After big primaries in California and New Jersey on June 7, Donald Trump -- the presumptive Republican presidential nominee -- painted a picture of a nation in crisis.
"Hard to imagine what's happened to our country," Trump said. "America is being taken apart piece by piece … just rapidly auctioned off to the highest bidder. We're broke. We're broke. (Our debt is) $19 trillion, going quickly to $21 trillion. Our infrastructure is a disaster. Our schools are failing. Crime is rising. People are scared. The last thing we need is Hillary Clinton in the White House or an extension of the Obama disaster."
Critics will take issue with some of those assertions, such as the idea that the United States is "broke" -- something we’ve rated False previously.
But the line from Trump’s remarks that leapt out at us was this one: "Crime is rising." Our previous research has shown that’s not so. So we took a closer look. (Trump’s campaign did not respond to an inquiry.)
We looked at two broad categories of crime -- violent crime and property crime -- that are frequently cited by experts as catch-all categories. Violent crimes include murder, rape, robbery and aggravated assault, while property crimes include burglary, larceny and motor vehicle theft.
We turned to FBI data. Such data is submitted voluntarily by local law enforcement agencies, and thus is not perfectly comprehensive. But it is one of two data sets that is generally considered the best available for answering this question.
First, we looked at the trend for violent crime and found that it has been falling on an almost uninterrupted basis since the early 1990s. The data below shows violent crime per 100,000 population from 1993 to 2014, the last full year for which data is available.
Next, we looked at property crime data. It showed the same pattern:
We also looked at the other widely used data set -- the National Crime Victimization Survey, collected by the Justice Department.
Here, the trend looks quite similar:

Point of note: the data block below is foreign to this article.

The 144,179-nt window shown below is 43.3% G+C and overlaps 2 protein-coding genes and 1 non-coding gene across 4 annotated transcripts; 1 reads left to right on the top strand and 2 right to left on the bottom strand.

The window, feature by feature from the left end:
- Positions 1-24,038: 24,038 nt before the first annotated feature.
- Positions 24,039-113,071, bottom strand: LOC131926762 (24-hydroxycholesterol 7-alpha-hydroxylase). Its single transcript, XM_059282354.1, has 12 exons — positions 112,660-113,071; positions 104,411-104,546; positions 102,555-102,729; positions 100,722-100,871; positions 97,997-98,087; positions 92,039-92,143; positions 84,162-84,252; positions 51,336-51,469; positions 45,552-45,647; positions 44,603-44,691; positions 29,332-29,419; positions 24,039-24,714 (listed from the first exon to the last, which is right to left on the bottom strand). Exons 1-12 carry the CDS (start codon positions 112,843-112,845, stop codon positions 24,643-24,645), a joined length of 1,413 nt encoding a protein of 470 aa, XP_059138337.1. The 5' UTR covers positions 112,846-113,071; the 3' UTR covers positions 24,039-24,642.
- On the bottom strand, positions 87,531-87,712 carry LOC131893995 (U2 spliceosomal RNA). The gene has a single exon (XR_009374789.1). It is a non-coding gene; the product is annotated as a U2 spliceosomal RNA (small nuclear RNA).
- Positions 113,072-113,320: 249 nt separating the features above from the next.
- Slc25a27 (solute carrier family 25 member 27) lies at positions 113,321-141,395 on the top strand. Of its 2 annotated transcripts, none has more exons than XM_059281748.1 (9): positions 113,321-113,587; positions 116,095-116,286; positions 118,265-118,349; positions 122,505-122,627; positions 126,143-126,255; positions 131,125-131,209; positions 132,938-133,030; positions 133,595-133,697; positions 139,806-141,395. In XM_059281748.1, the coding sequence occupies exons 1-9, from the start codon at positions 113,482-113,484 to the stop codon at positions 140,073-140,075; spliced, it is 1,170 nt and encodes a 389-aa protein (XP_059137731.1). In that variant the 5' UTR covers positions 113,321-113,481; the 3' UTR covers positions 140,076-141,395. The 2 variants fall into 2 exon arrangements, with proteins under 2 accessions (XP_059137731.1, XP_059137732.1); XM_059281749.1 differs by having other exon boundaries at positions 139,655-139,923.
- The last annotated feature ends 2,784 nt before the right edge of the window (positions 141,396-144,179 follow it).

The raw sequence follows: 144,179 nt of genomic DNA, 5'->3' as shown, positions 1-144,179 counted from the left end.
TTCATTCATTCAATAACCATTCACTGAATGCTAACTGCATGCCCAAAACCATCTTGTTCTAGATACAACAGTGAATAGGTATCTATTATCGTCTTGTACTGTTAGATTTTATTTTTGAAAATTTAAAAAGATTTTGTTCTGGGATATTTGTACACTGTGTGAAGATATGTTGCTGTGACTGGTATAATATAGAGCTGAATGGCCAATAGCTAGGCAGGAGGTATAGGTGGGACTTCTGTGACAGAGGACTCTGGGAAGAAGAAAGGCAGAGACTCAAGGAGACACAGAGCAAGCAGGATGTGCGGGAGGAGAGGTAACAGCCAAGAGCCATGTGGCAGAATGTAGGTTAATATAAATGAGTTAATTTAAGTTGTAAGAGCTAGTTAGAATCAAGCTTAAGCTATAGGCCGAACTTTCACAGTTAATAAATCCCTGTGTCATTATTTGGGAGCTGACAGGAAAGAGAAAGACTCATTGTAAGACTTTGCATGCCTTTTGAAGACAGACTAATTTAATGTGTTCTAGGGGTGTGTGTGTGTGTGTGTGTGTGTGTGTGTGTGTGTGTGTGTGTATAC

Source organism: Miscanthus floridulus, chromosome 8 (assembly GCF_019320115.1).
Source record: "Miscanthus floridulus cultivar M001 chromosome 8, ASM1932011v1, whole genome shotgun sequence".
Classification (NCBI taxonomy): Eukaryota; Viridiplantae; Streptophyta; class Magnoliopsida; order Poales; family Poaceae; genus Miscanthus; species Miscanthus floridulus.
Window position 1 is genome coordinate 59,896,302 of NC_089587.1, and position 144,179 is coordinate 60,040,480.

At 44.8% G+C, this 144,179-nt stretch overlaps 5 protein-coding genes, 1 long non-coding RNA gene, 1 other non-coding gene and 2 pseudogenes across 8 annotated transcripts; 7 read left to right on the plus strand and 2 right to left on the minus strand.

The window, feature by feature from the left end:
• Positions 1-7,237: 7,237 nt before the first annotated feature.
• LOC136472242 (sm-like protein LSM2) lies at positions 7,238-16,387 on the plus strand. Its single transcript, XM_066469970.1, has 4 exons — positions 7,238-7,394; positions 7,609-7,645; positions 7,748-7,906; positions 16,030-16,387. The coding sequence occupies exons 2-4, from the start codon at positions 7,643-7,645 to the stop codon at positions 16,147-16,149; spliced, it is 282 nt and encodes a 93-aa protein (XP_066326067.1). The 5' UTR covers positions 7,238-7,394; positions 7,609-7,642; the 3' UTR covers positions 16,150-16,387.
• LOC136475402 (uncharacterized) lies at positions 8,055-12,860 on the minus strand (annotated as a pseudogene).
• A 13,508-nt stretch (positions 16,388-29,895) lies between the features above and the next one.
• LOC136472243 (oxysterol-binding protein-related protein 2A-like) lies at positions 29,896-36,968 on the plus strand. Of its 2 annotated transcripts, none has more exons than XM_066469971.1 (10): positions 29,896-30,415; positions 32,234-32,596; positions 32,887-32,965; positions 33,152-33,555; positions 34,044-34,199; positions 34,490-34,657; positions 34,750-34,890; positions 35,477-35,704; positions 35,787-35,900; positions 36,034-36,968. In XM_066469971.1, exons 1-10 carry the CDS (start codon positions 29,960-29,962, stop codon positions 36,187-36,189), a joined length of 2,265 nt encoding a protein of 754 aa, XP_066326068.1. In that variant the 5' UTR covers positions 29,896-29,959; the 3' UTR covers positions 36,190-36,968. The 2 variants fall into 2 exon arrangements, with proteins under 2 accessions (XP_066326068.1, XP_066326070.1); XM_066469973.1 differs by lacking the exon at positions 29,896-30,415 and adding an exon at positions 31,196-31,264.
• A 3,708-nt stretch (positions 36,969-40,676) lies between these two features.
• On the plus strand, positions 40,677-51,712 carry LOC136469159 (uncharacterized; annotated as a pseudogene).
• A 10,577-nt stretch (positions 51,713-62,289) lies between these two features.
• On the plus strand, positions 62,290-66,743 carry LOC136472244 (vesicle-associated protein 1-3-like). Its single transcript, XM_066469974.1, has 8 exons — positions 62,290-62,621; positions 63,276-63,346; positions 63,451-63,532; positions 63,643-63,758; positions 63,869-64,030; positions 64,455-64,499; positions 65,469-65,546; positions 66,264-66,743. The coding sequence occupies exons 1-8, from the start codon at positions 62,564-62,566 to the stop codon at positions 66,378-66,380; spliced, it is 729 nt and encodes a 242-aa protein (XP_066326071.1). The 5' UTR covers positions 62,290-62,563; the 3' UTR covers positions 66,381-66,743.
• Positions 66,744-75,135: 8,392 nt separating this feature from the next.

Finally, we asked two criminologists to make sure we weren’t missing something. As it happens, James Alan Fox, the interim director of the School of Criminology and Criminal Justice at Northeastern University, was watching Trump’s speech and noticed the comment as well.
"He is incorrect," Fox said. "There are some spikes in homicide and shootings in certain cities, yet other cities continue to experience low rates. As a nation, we are far better off than anytime for the past several decades. Crime rates are low, and there is no consistent and reliable indication that things are getting worse."
"Mr. Trump is wrong if he is talking about overall crime and even violent crime," agreed University of Maryland criminologist Raymond Paternoster. Any possible upward swing in the past year or so wouldn’t show up in the data currently available, he said.
Speaking generally about the state of the country, Trump said, "Crime is rising."
If you look at overall violent and property crimes -- the only categories that would seem inclusive enough to qualify as "crime," as Trump put it -- he is flat wrong. In fact, crime rates have been falling almost without fail for roughly a quarter-century. We rate his claim Pants on Fire.
UPDATE, July 5, 2016: After we published our article, the American Enterprise Institute, a conservative think tank, published a blog post critiquing our analysis. The post cited preliminary figures for 2015 that show crime rising.
Our fact-check acknowledged the point made in the post, although this data is preliminary and subject to revision. Two criminologists we checked with before publication warned us that such data may not be indicative of a real trend.
In addition, while the preliminary data shows spikes in crime rates in some cities, Trump’s statement was broad, without qualifiers, and it came amid comments that painted an overarching image of a nation in decline. Trump didn’t say that crime was rising "recently" or "in recent months" or "over the past year" or "in some places."
Ultimately, we find that Trump’s sweeping rhetoric about a nation in decline and beset by crime ignores the overall trend of violent and property crime rates over the past 25 years, which is that they have fallen, consistently and significantly. We stand by our rating of Pants on Fire.